As was described earlier, while performing reproduction of a variety of data in accordance with the magnetically induced super-resolution readout method by lowering the limit of the refraction of a blue-violet laser beam having a wavelength of 350 nm to 450 nm, it is possible to secure high density that is more than double the conventional magnetically induced super-resolution readout method, which uses a conventional red laser beam having a wavelength of approximately 600 nm to 800 nm.

Nevertheless, when utilizing such a blue-violet laser beam, the signal amount (carrier level) is lowered, which raises problems such as a decrease in carrier-to-noise (C/N) ratio and an increase in the amount of jitter.

A rare-earth transition-metal magnetic film utilized as a conventional magneto-optical recording medium (for example, a thin amorphous alloy film of TbFeCo or GdFeCo) is known to have an undesirable characteristic feature where the Kerr rotational angle or the Faraday rotational angle (both exhibiting a magneto-optical effect that is in proportion with a signal amount (carrier level) of the magneto-optical recording medium) is decreased in a region of a blue-violet laser beam having a wavelength of 350 nm to 450 nm.

In addition, a conventional Si photo-detector for detecting a reproducing beam is known to have a characteristic feature where a signal amount (carrier level) at the time of converting optical information obtained from magnetized information recorded in the recoding medium into an electrical signal is decreased (i.e., photo-detector sensitivity decreases) due to deterioration of quantum efficiency in the wavelength region of 350 nm to 450 nm.

Accordingly, as described above, when performing the magneto-optical recording/reproducing method utilizing a blue-violet laser beam having a wavelength of 350 nm to 450 nm an improvement in the limit of optical detection may be realized due to the shorter wavelength of the blue-violet laser beam. But performing this method using the blue-violet laser beam also causes deterioration in the magneto-optical effect due to the shorter wavelength of the blue-violet laser beam and deterioration in a signal amount (carrier level) due to deterioration in photo-detector sensitivity, which results in deterioration in carrier-to-noise (C/N) ratio and increase of jitter.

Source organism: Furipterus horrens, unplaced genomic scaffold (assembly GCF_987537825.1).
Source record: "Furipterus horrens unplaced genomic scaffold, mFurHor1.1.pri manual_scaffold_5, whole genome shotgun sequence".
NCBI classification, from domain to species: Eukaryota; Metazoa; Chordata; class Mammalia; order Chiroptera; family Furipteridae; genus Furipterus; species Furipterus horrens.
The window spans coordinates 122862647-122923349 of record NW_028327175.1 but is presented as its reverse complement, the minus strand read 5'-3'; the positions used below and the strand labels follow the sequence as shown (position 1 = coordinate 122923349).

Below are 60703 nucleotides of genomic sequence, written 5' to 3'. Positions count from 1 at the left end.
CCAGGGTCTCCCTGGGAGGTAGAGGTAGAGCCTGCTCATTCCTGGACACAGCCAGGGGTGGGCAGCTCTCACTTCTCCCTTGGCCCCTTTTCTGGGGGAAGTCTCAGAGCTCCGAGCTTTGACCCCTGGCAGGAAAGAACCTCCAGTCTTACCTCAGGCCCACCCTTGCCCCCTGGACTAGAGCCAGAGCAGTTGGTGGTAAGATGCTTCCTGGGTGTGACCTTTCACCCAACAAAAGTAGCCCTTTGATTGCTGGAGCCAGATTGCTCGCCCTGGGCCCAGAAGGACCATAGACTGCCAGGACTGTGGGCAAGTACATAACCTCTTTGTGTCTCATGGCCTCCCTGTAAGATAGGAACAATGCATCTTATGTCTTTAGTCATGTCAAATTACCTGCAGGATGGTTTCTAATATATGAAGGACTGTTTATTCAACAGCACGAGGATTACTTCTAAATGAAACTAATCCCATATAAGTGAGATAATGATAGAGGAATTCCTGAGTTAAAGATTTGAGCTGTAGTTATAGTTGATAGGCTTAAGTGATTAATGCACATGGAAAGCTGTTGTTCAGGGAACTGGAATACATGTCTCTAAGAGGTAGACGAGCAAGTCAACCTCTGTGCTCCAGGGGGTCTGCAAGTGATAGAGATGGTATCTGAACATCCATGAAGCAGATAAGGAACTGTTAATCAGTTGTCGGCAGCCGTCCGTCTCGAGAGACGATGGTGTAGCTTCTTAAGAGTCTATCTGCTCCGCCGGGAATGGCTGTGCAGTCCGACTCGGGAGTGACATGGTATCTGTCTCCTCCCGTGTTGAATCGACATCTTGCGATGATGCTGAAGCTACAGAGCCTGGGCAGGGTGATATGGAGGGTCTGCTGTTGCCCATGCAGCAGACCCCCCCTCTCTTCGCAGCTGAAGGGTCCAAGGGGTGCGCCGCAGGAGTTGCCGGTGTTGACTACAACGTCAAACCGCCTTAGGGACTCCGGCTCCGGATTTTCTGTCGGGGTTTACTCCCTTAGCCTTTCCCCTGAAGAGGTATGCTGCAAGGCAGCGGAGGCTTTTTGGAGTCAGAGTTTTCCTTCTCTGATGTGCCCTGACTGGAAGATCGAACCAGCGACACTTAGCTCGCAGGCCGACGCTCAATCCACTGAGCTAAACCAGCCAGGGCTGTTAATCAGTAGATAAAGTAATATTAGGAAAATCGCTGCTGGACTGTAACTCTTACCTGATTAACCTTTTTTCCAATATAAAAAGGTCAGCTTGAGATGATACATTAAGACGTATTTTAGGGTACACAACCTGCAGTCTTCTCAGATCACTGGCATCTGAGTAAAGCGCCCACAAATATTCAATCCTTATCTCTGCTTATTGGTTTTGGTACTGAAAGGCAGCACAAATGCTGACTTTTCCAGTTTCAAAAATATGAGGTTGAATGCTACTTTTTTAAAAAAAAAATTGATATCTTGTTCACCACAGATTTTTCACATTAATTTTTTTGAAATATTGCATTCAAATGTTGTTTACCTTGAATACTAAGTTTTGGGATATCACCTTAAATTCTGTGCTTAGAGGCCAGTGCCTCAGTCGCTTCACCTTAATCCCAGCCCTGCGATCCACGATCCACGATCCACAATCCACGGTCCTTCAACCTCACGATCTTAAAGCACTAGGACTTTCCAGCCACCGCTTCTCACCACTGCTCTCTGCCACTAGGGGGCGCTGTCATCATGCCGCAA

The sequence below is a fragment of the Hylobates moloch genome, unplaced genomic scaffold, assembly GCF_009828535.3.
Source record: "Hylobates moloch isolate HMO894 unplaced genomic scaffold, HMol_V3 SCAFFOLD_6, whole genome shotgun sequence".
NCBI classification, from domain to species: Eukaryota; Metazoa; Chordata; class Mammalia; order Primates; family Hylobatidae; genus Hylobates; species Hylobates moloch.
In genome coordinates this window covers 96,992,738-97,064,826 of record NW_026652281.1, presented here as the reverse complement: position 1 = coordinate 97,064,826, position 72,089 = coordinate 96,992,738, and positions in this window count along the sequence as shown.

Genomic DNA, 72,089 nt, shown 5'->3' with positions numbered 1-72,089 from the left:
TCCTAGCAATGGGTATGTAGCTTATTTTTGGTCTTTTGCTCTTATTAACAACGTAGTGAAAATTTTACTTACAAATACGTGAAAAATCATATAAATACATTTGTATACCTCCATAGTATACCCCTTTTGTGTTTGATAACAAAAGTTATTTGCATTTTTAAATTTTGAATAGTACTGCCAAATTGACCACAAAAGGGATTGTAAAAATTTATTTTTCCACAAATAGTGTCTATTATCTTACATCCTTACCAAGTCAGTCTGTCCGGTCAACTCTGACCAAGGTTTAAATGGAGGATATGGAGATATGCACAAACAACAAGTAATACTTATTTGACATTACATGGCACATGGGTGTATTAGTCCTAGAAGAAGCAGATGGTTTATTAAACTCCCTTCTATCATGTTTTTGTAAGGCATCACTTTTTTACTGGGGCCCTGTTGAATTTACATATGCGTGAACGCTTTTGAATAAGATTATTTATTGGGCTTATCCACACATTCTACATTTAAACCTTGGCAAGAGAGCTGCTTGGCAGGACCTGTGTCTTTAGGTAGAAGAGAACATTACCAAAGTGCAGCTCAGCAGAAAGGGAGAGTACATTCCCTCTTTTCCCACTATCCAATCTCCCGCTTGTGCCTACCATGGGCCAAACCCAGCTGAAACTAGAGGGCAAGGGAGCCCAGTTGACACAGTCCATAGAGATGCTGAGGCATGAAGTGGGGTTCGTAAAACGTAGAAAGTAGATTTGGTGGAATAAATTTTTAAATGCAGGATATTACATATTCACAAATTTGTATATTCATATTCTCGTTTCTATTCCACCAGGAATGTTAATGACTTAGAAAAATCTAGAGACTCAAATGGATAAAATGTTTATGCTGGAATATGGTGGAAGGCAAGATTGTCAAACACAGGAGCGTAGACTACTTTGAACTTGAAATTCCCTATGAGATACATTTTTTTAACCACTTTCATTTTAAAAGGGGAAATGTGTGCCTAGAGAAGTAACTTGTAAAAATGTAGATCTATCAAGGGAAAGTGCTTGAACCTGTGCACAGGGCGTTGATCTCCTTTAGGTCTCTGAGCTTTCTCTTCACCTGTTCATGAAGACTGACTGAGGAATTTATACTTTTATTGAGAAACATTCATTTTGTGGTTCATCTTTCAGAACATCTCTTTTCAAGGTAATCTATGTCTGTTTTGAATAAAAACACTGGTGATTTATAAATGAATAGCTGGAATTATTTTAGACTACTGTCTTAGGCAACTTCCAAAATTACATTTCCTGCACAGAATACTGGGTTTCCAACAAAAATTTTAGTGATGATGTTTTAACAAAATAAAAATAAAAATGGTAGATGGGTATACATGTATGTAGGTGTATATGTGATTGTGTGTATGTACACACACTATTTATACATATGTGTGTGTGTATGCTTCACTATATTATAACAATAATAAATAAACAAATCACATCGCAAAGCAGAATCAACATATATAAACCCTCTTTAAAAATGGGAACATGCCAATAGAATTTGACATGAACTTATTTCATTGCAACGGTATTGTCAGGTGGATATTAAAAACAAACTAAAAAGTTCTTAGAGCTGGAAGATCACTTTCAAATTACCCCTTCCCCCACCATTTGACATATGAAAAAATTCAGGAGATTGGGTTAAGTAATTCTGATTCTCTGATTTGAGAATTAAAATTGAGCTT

The C/N ratio and the jitter at the time the mark signals are randomly recorded depend on various conditions, such as compositions, film thickness, film forming conditions or the like of respective magnetic layers of the magneto-optical recording medium. However, even if these conditions are optimized, the C/N ratio and the jitter are deteriorated in a case where the magnetically induced super resolution readout is carried out by utilizing a blue-violet laser beam, in comparison with a case of utilizing a conventional red laser beam having a wavelength of 600 nm to 800 nm.

FIG. 4 shows measurement results of carrier level, noise level and C/N in a case of utilizing a red laser beam having a wavelength of 635 nm. FIG. 5 shows the same in a case of utilizing a blue-violet laser beam having a wavelength of 406 nm.

The measurements for both the red laser beam and the blue-violet laser beam were carried out under the following conditions: a numerical aperture (N.A.) of an objective lens of measurement apparatus is 0.6, a track pitch of the magneto-optical recording medium is 0.55 μm, and recorded mark lengths are 0.4 μm and 1.6 μm.

As apparent from FIGS. 4 and 5, in a case of reading out a recorded mark of the same length, the carrier level, noise level and C/N ratio are all deteriorated when utilizing the blue-violet laser beam.

SUMMARY OF THE INVENTION

A method and an apparatus consistent with the present invention provides a magneto-optical recording medium capable of effectively overcoming the above-described problems associated with using a blue-violet laser beam for readout of the recording medium, among other problems.

The present invention provides a magneto-optical recording medium having at least a reproduction layer and a recording layer on a substrate thereof, and on which data-reproduction based on a magnetically induced super-resolution readout method utilizing a blue-violet laser beam is carried out. The substrate has a base surface on which the reproduction layer and the recording layer, that is, recording/reproducing magnetic layers, may be formed, or on which a dielectric film is formed (this dielectric film is referred to as the “first dielectric film” hereinafter) such that the dielectric film has a surface roughness (Ra) of 0.3 nm or less. It is noted that “Ra” means an average center roughness as defined in JIS B0601, and is merely referred to as “surface roughness” in this specification.

Recording on the magneto-optical recording medium, so as to form an information mark (magnetic domain) according to the present invention may be carried out in accordance with a light intensity modulation or a magnetic field modulation.

Reproduction (readout) of a recorded data signal on the magneto-optical recording medium is carried out in accordance with the magnetically induced super resolution readout process, preferably utilizing a blue-violet laser beam. In the present invention, the above-described surface roughness is selected for a preferred structure, which reduces noise, and thus, improves the C/N ratio and the jitter associated with recording or reproducing of the data signal on the magneto-optical recording medium.

BRIEF DESCRIPTION OF THE DRAWINGS

The above and other objects, features and advantages of the present invention will become more apparent from the following description of the presently preferred exemplary embodiments of the invention taken in conjunction with the accompanying drawings, in which: